Preparing a kakapo for display
Preparing a kakapo for display

We use our collections to raise awareness of visitors to the natural world using ‘the real thing’. We achieve this through displays and exhibitions, working with schools, universities and colleges and other specialists. Whilst our collections are of great value to education and awareness of natural science in its widest sense, the museum contributes much more than through its displays and events.

A few examples may illustrate this:

  • Studies of Gorilla skulls contributing to veterinary analyses of pathological conditions amongst living populations
  • Herbarium studies of plants which contributed to an atlas of Sussex plants (Hall, P.C. 1980 Sussex Plant Atlas: An atlas of the distribution of wild plants in Sussex. Sussex Botanical Recording Society and Brighton Borough Council)
  • The description of many fossil insects new to science discovered in 140 million year old rocks of the Weald
  • Local butterfly and moth collections, contributing to published volumes on their distribution in Sussex
  • Studies of DNA taken from birds of prey in the collections
  • The discovery of bones preserved in the collections which came from an armoured dinosaur new to Europe.
  • A study of egg clutch sizes through the 20th century to examine changes in the number of eggs laid.

Current contributions to wildlife conservation

The collections of the Booth should not just be seen in terms of preserved specimens. First, the data accompanying specimens is highly significant; we need to know the identity of the specimen, where it was found, when it was found and who found it. Without this vital information the specimen cannot contribute to science or nature conservation. Data allows us to construct habitat information, with particular focus on Sussex environments, hence our involvement in atlases of lepidoptera and plant species in the county.

Second we hold a substantial library, not only that bequeathed to us by Edward Booth himself but also the library of the long defunct Brighton & Sussex Natural History & Philosophical Society.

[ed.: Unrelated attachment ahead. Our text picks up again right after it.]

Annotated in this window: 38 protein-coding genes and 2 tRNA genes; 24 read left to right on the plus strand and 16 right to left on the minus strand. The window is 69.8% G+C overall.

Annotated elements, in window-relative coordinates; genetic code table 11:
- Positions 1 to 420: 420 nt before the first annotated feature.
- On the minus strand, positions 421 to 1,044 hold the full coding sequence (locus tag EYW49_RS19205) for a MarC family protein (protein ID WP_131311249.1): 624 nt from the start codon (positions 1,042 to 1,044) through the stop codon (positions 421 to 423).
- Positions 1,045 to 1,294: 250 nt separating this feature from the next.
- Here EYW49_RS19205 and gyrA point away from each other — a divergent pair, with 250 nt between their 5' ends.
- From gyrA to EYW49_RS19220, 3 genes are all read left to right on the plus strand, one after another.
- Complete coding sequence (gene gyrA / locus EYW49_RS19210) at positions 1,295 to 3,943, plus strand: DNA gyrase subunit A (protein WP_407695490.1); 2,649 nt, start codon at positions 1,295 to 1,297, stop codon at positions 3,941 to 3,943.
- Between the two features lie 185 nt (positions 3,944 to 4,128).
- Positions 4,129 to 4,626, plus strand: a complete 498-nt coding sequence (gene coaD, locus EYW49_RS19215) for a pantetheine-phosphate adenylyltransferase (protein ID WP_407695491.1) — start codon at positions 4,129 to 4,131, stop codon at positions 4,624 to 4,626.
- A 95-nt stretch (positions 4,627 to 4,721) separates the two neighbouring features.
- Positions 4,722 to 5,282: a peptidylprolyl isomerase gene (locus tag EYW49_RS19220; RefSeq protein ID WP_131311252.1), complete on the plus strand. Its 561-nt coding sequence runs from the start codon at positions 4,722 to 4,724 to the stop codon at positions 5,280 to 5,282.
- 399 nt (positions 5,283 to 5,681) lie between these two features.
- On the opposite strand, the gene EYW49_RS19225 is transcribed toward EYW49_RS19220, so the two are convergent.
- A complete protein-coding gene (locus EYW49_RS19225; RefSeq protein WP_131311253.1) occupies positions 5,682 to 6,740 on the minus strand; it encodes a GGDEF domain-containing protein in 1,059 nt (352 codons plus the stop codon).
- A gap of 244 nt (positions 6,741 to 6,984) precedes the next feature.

Third, we keep information about natural places in Sussex.

For many years the Booth Museum has worked in partnership with the Sussex Wildlife Trust with much of our data being held in their Sussex Biodiversity Record Centre. Likewise we are a key player in the Sussex Geodiversity Partnership which from over 7000 records of Sussex geological sites, works with a key selection of important Local Geological Sites to conserve our geological heritage. One of the Trust’s nature reserves is a Regionally Important Geological Site. We work with the Brighton & Hove Local Authority to help shape its conservation policies within the context of local initiatives helping to manage and protect our natural green spaces. In all these ways we are also working in common with the newly established South Downs National Park, as well as the Brighton & Hove and Lewes Downs Biosphere Project, helping to deliver a sustainable approach to our natural places in full knowledge of our natural wildlife, supported by all our collections and expertise.


Edward Booth employed local taxidermists to stuff and mount his birds into life-like positions. Many of the collections now housed in the museum have been prepared by taxidermists and until recent years we employed a taxidermist and preparator of our own to continue to add to our collections. Although we no longer employ a taxidermist we do still occasionally commission a piece of work. The museum has always practiced ethical taxidermy and will continue to do so. This means we only acquire animals which have died through natural causes and these are given to us by members of the public who find them in their gardens or as road casualty.